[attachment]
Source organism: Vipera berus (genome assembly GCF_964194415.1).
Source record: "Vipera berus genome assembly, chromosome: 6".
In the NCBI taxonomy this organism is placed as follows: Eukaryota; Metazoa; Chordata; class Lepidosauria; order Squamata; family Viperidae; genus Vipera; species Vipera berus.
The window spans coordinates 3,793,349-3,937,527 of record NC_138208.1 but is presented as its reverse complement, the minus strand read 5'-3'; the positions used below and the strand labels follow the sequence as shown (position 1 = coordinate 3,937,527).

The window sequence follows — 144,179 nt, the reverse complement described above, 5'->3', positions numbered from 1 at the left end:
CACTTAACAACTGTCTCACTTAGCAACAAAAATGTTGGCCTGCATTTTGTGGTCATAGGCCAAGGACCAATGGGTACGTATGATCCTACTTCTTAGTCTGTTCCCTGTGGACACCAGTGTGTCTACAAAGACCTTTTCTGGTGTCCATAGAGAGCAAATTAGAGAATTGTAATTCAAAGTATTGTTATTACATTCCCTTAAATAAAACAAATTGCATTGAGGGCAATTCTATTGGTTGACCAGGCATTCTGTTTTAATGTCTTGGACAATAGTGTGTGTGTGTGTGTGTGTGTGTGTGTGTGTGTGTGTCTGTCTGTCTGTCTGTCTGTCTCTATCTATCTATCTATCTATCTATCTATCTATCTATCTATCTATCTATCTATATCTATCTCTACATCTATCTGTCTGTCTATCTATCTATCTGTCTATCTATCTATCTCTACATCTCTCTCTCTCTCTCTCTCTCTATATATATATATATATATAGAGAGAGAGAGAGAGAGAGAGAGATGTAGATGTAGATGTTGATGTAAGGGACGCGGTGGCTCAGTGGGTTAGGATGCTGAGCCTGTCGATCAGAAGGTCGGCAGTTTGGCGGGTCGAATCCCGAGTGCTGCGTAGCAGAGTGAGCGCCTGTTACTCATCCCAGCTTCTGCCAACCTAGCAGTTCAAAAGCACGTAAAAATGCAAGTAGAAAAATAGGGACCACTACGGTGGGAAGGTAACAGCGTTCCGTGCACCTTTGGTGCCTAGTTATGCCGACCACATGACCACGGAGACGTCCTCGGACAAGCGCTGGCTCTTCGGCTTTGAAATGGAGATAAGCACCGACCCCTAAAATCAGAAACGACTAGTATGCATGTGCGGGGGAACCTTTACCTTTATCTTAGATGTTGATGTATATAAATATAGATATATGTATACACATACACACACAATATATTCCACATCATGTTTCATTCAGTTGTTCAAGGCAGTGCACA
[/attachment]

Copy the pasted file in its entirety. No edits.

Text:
Source organism: Vipera berus (genome assembly GCF_964194415.1).
Source record: "Vipera berus genome assembly, chromosome: 6".
In the NCBI taxonomy this organism is placed as follows: Eukaryota; Metazoa; Chordata; class Lepidosauria; order Squamata; family Viperidae; genus Vipera; species Vipera berus.
The window spans coordinates 3,793,349-3,937,527 of record NC_138208.1 but is presented as its reverse complement, the minus strand read 5'-3'; the positions used below and the strand labels follow the sequence as shown (position 1 = coordinate 3,937,527).

The window sequence follows — 144,179 nt, the reverse complement described above, 5'->3', positions numbered from 1 at the left end:
CACTTAACAACTGTCTCACTTAGCAACAAAAATGTTGGCCTGCATTTTGTGGTCATAGGCCAAGGACCAATGGGTACGTATGATCCTACTTCTTAGTCTGTTCCCTGTGGACACCAGTGTGTCTACAAAGACCTTTTCTGGTGTCCATAGAGAGCAAATTAGAGAATTGTAATTCAAAGTATTGTTATTACATTCCCTTAAATAAAACAAATTGCATTGAGGGCAATTCTATTGGTTGACCAGGCATTCTGTTTTAATGTCTTGGACAATAGTGTGTGTGTGTGTGTGTGTGTGTGTGTGTGTGTGTGTCTGTCTGTCTGTCTGTCTGTCTCTATCTATCTATCTATCTATCTATCTATCTATCTATCTATCTATCTATCTATATCTATCTCTACATCTATCTGTCTGTCTATCTATCTATCTGTCTATCTATCTATCTCTACATCTCTCTCTCTCTCTCTCTCTCTATATATATATATATATATAGAGAGAGAGAGAGAGAGAGAGAGATGTAGATGTAGATGTTGATGTAAGGGACGCGGTGGCTCAGTGGGTTAGGATGCTGAGCCTGTCGATCAGAAGGTCGGCAGTTTGGCGGGTCGAATCCCGAGTGCTGCGTAGCAGAGTGAGCGCCTGTTACTCATCCCAGCTTCTGCCAACCTAGCAGTTCAAAAGCACGTAAAAATGCAAGTAGAAAAATAGGGACCACTACGGTGGGAAGGTAACAGCGTTCCGTGCACCTTTGGTGCCTAGTTATGCCGACCACATGACCACGGAGACGTCCTCGGACAAGCGCTGGCTCTTCGGCTTTGAAATGGAGATAAGCACCGACCCCTAAAATCAGAAACGACTAGTATGCATGTGCGGGGGAACCTTTACCTTTATCTTAGATGTTGATGTATATAAATATAGATATATGTATACACATACACACACAATATATTCCACATCATGTTTCATTCAGTTGTTCAAGGCAGTGCACA